Later, along with my mentors, I focused mainly on the style guide components inside the admin. Most of the UI components needed a media query definition to allow the CSS to work specifically for the contrast themes. My main tools included forced-colors media queries and the system colors. An example code snippet is as follows:

// Media for Windows High Contrast Mode
@media (forced-colors: active) {
  .help-block {
    border: 3px solid currentColor; // ensure visible separation in WHCM
  }

  .help-warning {
    border-style: dotted;
  }

  .help-critical {
    border-style: dashed;
  }
}

I made 9 pull requests focused just on the contrast themes, as well as reported a few contrast and accessibility issues.

This is what the Wagtail page editor now looks like in Wagtail 4, which was released at the end of August, using high contrast mode:

The Wagtail page editor as viewed in a dark high-contrast mode, showing mostly white text on a black background, with links and other interface elements in bright yellow and bright green colors.

After midterm evaluation

My work after the midterm period was focused mainly on conducting automated tests. This was a little tricky because I had to do a lot of research about all the the automated testing tools and had to pick one according to the needs of the project. I discussed options with my mentors and decided to go with Pa11y. I tested the Wagtail Bakery demo site with code written in JavaScript to test its navigation pages.

I also worked with pa11y-ci, which is very similar to Pa11y. The only difference was that pa11y-ci offers its own file extension and so JavaScript code would not be needed. I reviewed the pa11y testing for the Wagtail admin created by my mentor Thibaud to get a better understanding better of session implementation in automated testing to test URLs that are protected by user credentials.

Since Thibaud already used Pa11y to test Wagtail, I used a similar approach with the Wagtail Bakery demo site.

Future aspects

I intend to improve this project. Also, it can act as the starting point for anyone who would be interested in contributing to the project further. A few of the improvements and new features could be:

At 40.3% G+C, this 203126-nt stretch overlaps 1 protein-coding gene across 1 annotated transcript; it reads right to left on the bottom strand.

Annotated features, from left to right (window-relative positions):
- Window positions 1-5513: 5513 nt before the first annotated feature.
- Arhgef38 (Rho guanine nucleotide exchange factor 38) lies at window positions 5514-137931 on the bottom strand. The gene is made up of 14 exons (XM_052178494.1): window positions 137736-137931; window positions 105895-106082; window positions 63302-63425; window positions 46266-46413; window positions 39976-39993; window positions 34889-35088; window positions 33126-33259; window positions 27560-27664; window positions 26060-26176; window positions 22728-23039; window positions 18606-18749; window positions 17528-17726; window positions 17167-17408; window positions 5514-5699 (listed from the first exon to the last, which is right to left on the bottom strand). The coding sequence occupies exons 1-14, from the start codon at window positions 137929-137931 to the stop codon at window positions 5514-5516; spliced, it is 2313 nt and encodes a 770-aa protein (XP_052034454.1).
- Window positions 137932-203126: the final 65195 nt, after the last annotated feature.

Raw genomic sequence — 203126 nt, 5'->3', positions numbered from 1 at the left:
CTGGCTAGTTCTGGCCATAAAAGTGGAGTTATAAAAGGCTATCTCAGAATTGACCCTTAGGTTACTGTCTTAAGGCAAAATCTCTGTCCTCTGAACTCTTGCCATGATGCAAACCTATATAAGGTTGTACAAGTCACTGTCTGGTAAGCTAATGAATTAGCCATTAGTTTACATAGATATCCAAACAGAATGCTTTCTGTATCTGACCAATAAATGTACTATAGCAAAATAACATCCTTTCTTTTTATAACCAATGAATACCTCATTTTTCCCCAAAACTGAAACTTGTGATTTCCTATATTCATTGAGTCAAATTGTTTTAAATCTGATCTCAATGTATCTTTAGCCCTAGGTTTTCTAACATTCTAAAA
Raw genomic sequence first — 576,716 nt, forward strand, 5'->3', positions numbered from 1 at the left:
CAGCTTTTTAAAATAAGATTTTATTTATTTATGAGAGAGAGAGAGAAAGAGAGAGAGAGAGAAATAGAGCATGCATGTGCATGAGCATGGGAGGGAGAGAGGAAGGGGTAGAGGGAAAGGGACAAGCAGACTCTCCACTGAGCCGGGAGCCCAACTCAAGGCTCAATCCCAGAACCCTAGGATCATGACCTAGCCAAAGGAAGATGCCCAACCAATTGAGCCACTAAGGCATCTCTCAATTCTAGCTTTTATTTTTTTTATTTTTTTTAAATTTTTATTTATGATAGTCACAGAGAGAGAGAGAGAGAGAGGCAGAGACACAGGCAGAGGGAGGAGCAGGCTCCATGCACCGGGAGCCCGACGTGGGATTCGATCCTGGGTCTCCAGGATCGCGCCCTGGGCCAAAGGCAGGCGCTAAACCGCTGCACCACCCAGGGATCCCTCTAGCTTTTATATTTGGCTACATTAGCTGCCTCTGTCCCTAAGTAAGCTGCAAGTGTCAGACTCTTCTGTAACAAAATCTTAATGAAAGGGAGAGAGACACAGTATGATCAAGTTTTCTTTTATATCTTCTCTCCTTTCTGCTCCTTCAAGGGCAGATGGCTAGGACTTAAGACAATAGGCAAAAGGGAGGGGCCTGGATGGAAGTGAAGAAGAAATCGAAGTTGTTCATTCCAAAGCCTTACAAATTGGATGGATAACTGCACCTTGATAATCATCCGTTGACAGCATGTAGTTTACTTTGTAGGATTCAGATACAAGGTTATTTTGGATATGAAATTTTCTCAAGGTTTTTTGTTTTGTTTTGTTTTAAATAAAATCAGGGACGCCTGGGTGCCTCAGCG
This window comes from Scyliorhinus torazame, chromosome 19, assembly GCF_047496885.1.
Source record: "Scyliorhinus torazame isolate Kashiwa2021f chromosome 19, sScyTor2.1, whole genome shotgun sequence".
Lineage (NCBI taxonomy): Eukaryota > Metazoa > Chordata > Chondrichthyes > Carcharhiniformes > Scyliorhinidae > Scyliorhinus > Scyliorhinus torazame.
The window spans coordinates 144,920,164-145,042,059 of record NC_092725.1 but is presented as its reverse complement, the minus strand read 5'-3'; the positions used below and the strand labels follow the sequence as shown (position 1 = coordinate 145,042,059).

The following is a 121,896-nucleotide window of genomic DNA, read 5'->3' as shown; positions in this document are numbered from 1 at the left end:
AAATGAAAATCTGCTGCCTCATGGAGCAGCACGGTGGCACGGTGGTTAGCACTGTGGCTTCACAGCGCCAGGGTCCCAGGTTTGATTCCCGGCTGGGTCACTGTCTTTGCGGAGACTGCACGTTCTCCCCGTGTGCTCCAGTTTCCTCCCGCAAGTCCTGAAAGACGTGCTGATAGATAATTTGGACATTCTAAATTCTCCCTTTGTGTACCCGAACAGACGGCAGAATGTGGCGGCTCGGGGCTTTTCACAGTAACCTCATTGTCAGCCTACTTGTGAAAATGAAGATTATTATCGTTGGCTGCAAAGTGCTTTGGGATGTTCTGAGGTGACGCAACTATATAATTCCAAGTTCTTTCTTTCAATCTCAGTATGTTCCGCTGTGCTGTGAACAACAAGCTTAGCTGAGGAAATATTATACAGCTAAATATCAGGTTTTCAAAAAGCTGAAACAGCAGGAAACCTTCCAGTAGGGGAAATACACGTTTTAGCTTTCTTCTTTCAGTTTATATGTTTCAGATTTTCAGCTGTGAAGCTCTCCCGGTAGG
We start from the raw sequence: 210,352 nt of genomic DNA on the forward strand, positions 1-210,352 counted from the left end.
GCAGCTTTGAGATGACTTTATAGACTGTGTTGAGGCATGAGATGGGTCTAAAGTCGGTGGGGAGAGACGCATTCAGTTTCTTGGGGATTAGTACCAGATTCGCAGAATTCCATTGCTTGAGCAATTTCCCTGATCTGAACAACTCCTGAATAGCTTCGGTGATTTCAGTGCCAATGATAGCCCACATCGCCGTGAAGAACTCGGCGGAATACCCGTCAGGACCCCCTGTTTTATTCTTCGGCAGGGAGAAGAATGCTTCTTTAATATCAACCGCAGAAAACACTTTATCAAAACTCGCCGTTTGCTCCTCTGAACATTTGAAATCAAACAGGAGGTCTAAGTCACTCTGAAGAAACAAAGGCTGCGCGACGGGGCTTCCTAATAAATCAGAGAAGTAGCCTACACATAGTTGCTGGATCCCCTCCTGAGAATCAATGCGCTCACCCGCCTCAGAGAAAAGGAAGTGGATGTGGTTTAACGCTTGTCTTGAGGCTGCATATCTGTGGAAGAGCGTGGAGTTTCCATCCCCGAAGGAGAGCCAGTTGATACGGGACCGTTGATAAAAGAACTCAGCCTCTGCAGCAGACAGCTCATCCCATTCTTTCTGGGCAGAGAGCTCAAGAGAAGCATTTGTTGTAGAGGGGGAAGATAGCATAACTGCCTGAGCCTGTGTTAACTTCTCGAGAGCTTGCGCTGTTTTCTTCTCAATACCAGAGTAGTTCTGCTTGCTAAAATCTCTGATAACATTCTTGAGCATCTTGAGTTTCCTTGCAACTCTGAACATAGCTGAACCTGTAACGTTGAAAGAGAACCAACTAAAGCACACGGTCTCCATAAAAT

• Performing automated Pa11y testing with the Wagtail Bakery demo admin interface.
  • Extending the contrast improvements to the Wagtail Bakery demo site.

Key learnings

The 3–4 months of this journey have been quite thrilling and fruitful in terms of all the things I learned. But if I could sum up the key learnings, they would be:

  • Open source is a very structured way of mutual learning. I have gained so much knowledge about the culture of open source that will keep me motivated to contribute further.
  • Polish your old skills and incorporate new skills. My mentors and the whole Wagtail community have helped my skills blossom and taught me optimisation.
  • Build confidence to present your ideas. Ideas may or may not always work but the urge to constantly think beyond a basic solution leads to better creativity.
  • Sense of belonging. With so many people from all across the world, GSoC gives you the opportunity to interact with so many creative minds in the form of your co-participants, mentors, and the whole community. I feel like we must celebrate the truest essence of that bonding.

Conclusion

I had a fun learning experience while working with Wagtail. I was afraid of asking questions initially but I overcame that to some extent throughout my journey. I loved the Wagtail community and I got guidance and help whenever I got stuck. I would like to thank my mentors Jane Hughes, Thibaud Colas, and Scott Cranfill for helping and guiding me throughout the process. I also would like to thank LB for helping me get comfortable with the Wagtail open source community during the application period.